Given its vital role in maintaining the normal functions and quiescent state of HSCs, the depletion of METTL3 promotes HSCs differentiation and reduces cell proliferation (Fig. 3). On the contrary, METTL3 overexpression prohibits cell differentiation and triggers cell growth [100]. Via increasing the m6A level of MYC, BCL2 and PTEN, METTL3 facilitates their translation, thereby leading to augmented proliferation and reduced differentiation of AML cells [84]. Meanwhile, it was proved that overexpression of MYC could rescue the deficiency of METTL3 by maintaining symmetrical differentiation [119]. METTL3 associates with chromatin and migrates to transcriptional start site (TSS) of active genes, where CAATT-box binding protein CEBPZ was located. Promoter bound METTL3 initiates the m6A modification of the target mRNA, and subsequently induces the translation by relieving ribosome stagnation [101]. Moreover, METTL3 is supposed to regulate HSC generation via affecting endothelial-to-hematopoietic transition (EHT). Loss of METTL3 delays the YTHDF2-mediated degradation of Notch1a, thus activating Notch signaling pathway which hinders the transition of endothelium into HSCs [102]. In normal hematopoiesis, the expression of METTL3 was alleviated in mature differentiated myeloid cells on a regular basis. The abundance of METTL3 contributes to leukemogenesis and maintenance of the malignant proliferation and undifferentiated state of LSC. Besides, METTL3 has been validated to promote chemoresistance against AML. The downregulation of METTL3 in AML-MSCs upregulates AKT expression, enhances adipogenesis, and results in chemoresistance [120]. MEG3 could elevate expression of miR-493-5p which targeted METTL3/MYC axis, thus promotes the chemosensitivity of AML cells [121].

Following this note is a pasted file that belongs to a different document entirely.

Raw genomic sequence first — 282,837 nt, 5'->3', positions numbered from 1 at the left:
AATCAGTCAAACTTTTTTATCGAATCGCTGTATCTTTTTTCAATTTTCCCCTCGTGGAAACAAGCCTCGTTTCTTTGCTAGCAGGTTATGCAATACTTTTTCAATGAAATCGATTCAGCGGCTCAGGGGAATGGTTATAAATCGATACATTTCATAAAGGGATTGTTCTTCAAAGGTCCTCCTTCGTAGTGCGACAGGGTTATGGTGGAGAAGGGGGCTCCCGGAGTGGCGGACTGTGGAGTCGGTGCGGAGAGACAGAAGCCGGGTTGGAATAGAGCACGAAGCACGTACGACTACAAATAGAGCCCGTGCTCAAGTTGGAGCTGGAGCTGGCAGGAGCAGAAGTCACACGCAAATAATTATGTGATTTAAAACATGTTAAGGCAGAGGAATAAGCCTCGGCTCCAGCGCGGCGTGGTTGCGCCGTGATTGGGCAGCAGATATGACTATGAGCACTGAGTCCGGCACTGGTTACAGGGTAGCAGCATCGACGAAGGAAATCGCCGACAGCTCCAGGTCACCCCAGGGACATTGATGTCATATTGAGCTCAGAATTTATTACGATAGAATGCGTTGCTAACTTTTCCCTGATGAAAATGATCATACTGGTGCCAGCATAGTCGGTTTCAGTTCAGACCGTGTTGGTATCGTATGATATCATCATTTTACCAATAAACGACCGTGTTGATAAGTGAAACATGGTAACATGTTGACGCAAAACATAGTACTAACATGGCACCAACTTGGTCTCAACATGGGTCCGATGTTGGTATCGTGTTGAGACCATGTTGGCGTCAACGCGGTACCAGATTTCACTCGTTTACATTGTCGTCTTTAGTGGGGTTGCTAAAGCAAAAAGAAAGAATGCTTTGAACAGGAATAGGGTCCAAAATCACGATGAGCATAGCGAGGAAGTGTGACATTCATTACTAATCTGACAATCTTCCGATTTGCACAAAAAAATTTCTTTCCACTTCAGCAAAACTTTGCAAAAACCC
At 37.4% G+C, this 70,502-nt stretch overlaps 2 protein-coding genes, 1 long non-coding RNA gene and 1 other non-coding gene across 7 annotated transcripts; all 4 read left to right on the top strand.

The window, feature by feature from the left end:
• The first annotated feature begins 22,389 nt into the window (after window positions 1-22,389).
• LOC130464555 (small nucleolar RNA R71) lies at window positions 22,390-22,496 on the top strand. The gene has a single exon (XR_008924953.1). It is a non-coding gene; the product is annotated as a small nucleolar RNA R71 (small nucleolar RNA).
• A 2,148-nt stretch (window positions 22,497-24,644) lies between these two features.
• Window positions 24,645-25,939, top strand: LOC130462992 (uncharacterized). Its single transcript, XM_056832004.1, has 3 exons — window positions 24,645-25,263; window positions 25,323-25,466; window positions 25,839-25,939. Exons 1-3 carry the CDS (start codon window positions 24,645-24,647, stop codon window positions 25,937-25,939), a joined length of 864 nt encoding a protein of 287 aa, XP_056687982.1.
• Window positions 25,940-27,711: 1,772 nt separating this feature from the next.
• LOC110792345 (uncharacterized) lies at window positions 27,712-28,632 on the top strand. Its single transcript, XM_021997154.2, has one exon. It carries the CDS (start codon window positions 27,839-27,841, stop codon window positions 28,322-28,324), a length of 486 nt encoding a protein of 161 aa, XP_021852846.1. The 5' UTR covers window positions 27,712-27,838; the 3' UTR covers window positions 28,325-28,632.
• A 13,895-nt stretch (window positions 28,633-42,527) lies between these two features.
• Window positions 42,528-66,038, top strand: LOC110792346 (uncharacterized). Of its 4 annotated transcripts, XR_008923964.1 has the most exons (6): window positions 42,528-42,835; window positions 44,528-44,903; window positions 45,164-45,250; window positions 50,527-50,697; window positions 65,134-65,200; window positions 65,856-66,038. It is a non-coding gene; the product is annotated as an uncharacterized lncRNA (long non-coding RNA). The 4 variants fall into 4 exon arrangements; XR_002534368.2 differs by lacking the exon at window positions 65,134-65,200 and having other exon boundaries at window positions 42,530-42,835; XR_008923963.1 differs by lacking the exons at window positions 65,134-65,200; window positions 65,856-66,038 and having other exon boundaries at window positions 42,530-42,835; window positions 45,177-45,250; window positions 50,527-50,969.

In addition to causal roles in AML, emerging studies have correlate METTL3 with the initiation and progression of ALL and CML. Ianniello et al. demonstrated that upregulated METTL3/METTL14 could drive the malignant proliferation of CML cells and mediate the resistance against TKIs [122]. METTL3 concurrent with facilitating chemoresistance and restraining autophagy via lowering PTEN mRNA stability in a YTHDF2-dependent manner, METTL3 also controls the progression of CML through m6A modification of lncRNA and the consequent modulation of miR-766-5p/CDKN1A axis [123]. The enrichment of METTL3 was observed in ETV6/RUNX1-positive ALL, while comparatively less expressed in recurrent patients [124, 125]. Besides, Liu and co-workers have unraveled the positive correlation between METTL3 gene polymorphism and the risk of pediatric ALL [126].